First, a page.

Eventually the lanes will clog up again – as they did on the Westlink in the noughties – and the idling traffic will spew even more unlawful quantities of nitrogen dioxide, particulate matter, and climate trashing carbon dioxide into the air, mostly affecting some of the country’s most economically deprived communities. Belfast has two of the ten most congested thoroughfares in the UK. It has been emptying of residents for decades, and yet tens of thousands of us still need to do our jobs in the city centre every day.
Our uniquely permissive planning system let too many of our citizens build their homes in the open countryside. This isn’t just a legacy of the Troubles, but a reflection of a polity whose environmental and planning governance are far behind the rest of the UK. A dispersed, hyper-suburbanised population cannot easily be connected via mass transit to a highly centralised economic hub, and so our politicians and civil servants are locked into a 1960s vision of transport, with the needs of the private car trumping all other means of conveyance. It is this mindset that the DUP brought to their negotiations with Theresa May.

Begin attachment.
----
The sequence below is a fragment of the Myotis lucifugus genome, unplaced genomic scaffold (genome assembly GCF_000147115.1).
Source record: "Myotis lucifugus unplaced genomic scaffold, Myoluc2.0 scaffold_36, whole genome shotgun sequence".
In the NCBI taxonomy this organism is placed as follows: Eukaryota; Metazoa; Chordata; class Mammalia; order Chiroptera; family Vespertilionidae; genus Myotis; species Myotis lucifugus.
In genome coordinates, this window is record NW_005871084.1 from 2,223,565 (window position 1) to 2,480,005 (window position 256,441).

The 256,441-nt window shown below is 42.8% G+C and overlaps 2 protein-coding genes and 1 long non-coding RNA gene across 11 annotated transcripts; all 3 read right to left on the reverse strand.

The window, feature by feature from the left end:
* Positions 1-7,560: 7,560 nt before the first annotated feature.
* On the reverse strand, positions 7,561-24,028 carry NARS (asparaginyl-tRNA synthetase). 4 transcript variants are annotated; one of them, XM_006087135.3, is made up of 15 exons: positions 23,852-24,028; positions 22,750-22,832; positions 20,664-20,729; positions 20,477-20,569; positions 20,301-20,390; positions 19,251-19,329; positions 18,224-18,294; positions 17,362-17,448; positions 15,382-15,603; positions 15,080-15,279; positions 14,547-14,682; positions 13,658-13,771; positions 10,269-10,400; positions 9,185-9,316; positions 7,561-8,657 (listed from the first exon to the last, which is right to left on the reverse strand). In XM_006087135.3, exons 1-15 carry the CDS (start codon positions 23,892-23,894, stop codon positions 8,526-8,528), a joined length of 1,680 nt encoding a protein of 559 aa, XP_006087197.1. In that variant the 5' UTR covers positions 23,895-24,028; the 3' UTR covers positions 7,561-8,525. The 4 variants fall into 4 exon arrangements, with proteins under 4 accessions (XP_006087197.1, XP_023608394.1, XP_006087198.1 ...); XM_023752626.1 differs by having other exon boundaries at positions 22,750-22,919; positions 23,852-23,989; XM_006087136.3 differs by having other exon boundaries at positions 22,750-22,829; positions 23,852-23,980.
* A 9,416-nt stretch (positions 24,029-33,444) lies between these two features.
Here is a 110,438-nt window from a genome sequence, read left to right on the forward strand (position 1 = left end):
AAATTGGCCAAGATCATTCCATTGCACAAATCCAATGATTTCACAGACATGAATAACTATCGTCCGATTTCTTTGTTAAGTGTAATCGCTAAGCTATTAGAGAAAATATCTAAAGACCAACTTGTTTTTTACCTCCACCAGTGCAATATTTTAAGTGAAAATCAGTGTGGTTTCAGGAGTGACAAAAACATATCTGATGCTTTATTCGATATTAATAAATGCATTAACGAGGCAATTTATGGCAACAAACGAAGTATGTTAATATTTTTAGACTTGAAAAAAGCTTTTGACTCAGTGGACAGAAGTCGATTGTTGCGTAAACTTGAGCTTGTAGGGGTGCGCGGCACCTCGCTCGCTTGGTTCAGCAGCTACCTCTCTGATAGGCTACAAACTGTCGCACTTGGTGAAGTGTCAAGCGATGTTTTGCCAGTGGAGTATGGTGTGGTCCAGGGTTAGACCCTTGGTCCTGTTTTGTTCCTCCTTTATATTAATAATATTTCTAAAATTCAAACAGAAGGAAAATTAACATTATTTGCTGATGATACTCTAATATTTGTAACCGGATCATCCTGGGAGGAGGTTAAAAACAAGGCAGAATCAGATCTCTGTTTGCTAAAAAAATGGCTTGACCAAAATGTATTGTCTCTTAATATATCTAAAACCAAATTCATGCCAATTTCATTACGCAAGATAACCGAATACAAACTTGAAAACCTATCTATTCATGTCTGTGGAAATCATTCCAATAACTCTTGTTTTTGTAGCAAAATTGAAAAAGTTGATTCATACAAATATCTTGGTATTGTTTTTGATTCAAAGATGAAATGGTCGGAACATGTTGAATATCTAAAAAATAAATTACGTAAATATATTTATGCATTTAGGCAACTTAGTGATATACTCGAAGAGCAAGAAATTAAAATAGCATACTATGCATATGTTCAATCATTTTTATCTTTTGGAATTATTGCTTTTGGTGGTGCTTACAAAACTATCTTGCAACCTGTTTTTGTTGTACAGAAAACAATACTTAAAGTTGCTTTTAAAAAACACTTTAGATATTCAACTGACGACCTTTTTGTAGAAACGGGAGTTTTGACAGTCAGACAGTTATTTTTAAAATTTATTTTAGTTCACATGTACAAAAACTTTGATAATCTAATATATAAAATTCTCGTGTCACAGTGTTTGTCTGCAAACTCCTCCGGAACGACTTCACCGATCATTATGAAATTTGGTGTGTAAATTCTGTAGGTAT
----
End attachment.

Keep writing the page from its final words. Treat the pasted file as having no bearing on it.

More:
The perimeter of the city centre is already blighted by a grey donut of multilane roads cutting through what used to be tight lattices of streets that fostered cohesive inner city communities who felt connected to the beating heart of Belfast. The remnants of those communities now sit on the wrong side of the tarmac, feeling the city turn their back on them. They suffer disproportionately from the exhaust fumes of the suburban and rural dwellers who drive past them every day. Of all the things that the DUP could have negotiated on our behalf, the facilitating of unsustainable settlement patterns and transport policy was certainly not in the national interest.